A Christmas Carol - Tony Bell as Ebenezer Scrooge
It is Christmas Eve and all of London is making merry in the season of good will. All except one; Ebenezer Scrooge. Dickens’ traditional tale has been brought magnificently to life through seasonal music. Traditional yet subtly adapted Christmas carols are sung by a talented cast in Ben Horslen and John Riseboro’s new musical adaptation of this annual institution. Considering the story’s title, setting the narrative to music couldn’t be more appropriate.
Set in the grandiose Middle Temple Hall which dates back to 1562, the market scenes and parlour games are made particularly evocative by the stately location. The wood panelling, coats of arms and colossal portraits of former monarchs place the audience squarely in a bygone age, ideal for this nostalgic production. Tony Bell plays a deadpan Scrooge, his timing excellently capturing the eloquence and comedy of Dickens’ writing. His ever gracious clerk Bob Cratchit is not overplayed by Hayden Oakley, making the festive family scenes especially touching. A silver voiced Tiny Tim entertaining his kindred with a psalm couldn’t fail to bring a bashful tear to this critic’s eye.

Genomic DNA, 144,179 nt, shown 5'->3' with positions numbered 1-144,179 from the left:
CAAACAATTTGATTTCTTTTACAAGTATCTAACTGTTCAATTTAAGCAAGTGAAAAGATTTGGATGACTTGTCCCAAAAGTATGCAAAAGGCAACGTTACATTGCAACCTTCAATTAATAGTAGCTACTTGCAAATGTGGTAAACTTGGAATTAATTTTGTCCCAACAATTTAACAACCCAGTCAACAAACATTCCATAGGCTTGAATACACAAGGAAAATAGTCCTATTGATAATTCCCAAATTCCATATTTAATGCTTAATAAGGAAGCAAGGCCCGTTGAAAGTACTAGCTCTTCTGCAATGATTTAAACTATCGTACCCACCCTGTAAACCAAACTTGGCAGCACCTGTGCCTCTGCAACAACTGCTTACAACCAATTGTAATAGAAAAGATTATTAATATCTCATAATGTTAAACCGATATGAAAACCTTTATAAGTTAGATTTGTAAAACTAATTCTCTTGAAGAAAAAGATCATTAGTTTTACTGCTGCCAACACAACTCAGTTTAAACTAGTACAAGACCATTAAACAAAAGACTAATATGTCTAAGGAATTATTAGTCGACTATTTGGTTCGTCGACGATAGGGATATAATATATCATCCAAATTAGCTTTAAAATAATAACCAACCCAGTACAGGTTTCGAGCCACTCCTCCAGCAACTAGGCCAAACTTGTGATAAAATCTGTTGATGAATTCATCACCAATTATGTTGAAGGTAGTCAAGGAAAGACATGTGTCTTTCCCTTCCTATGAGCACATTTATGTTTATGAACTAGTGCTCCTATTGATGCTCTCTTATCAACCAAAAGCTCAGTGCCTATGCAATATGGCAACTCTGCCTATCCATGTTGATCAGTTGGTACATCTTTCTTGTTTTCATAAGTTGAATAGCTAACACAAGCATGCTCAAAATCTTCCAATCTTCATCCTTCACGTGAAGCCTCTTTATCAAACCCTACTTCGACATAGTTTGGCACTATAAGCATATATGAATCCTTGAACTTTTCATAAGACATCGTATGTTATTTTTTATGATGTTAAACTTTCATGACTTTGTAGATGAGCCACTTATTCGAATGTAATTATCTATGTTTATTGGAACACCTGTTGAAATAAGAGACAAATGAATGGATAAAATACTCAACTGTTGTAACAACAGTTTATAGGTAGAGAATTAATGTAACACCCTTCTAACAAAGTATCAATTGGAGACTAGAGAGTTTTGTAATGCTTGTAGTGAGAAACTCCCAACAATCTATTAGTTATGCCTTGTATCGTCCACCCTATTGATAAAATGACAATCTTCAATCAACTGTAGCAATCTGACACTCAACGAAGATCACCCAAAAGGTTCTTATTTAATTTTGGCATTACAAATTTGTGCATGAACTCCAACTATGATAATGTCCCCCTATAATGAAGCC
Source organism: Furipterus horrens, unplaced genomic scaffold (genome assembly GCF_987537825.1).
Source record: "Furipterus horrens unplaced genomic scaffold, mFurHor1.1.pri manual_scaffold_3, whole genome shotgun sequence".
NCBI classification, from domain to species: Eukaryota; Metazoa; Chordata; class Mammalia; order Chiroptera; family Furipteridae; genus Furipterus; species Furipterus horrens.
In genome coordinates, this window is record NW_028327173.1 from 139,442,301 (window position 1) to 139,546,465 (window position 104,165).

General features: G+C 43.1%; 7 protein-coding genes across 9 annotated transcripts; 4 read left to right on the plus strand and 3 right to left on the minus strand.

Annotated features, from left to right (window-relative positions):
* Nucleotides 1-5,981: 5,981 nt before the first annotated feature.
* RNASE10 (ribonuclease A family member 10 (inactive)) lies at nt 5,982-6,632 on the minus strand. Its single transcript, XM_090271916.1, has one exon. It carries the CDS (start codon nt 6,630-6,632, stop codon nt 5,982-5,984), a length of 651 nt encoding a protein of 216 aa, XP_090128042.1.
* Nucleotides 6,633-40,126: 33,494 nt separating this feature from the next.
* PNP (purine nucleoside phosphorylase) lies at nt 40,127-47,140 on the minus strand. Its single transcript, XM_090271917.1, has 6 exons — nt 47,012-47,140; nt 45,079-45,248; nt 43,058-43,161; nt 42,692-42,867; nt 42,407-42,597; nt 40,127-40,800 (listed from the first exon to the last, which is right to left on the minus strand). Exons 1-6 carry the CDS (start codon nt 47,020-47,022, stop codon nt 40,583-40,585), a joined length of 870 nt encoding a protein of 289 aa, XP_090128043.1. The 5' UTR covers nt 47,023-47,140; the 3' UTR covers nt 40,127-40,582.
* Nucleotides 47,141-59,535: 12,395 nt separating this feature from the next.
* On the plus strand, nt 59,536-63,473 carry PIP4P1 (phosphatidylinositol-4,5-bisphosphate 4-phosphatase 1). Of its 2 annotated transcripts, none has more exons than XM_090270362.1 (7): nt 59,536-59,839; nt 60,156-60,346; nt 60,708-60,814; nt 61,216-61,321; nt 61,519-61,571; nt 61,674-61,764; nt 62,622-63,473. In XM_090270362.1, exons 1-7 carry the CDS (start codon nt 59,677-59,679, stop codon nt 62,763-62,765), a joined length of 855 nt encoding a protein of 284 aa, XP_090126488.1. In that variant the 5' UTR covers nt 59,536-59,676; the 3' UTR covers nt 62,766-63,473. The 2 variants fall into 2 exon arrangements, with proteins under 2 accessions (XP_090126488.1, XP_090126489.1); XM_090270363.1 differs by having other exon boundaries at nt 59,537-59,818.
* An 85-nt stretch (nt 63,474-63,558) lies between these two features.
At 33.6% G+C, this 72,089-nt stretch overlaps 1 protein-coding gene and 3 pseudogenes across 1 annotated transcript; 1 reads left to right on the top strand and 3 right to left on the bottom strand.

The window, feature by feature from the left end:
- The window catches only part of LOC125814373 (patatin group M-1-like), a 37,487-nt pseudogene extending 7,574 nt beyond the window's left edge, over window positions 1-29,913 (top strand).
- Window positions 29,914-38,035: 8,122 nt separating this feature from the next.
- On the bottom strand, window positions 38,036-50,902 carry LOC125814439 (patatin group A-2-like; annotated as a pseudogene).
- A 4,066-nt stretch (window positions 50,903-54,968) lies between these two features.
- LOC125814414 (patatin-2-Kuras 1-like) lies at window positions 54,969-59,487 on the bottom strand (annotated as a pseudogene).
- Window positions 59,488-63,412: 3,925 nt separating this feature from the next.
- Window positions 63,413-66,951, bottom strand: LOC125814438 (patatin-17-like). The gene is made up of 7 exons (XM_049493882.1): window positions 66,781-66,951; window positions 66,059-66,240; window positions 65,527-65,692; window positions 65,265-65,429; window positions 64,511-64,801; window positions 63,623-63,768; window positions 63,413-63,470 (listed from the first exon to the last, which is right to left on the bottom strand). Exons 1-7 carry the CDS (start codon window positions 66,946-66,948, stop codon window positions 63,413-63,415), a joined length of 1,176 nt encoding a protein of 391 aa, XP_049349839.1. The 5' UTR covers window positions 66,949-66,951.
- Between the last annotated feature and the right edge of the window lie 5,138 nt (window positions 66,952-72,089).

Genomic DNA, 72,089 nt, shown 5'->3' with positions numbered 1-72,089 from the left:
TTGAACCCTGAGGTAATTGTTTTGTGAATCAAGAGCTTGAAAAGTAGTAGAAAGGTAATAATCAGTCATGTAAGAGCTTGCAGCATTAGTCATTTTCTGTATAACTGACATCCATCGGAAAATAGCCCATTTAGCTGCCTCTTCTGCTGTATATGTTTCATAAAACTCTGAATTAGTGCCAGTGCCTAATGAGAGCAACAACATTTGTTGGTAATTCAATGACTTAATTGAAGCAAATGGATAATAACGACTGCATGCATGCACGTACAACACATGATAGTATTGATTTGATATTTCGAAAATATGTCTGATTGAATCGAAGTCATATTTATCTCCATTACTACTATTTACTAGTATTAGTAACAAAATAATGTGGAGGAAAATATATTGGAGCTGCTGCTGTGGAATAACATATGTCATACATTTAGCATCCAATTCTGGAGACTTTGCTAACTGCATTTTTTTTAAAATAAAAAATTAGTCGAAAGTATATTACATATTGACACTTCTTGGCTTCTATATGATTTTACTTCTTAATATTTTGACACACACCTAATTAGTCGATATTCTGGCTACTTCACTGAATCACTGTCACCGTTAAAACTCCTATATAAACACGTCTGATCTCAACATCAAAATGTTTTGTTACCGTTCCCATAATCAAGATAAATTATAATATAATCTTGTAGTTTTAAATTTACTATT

The inclusion of traditional carols at once awakens those cosy, snowflake frosted memories from childhood and exemplifies the core message of the story. Do unto others and embrace the goodness in humanity. With God Rest Ye Merry Gentlemen being tweaked to include ‘Bad tidings of humbug and gloom’ and Ding Dong Merrily on High having a chorus of Co-or-or-or-or blimey love, Now smell those chestnuts roasting!’ the songs add phenomenal humour. The singing itself is of a very high quality and chimes out around the cavernous hall. In particular Sammy Andrews who plays Ebenezer’s fiancée Belle has a wonderful clear ringing range.
It is impossible to imagine a Christmas without a visit to Ebenezer’s dusty old town house and for good reason. The phantasmal tale of charity and good will is both engrossing and educational, making us all grateful for what we have and just a little more considerate of those who have less. The different elements of festive cheer, philanthropy and ghostly spectres are all excellently portrayed in this creative and intelligent adaptation of a classic.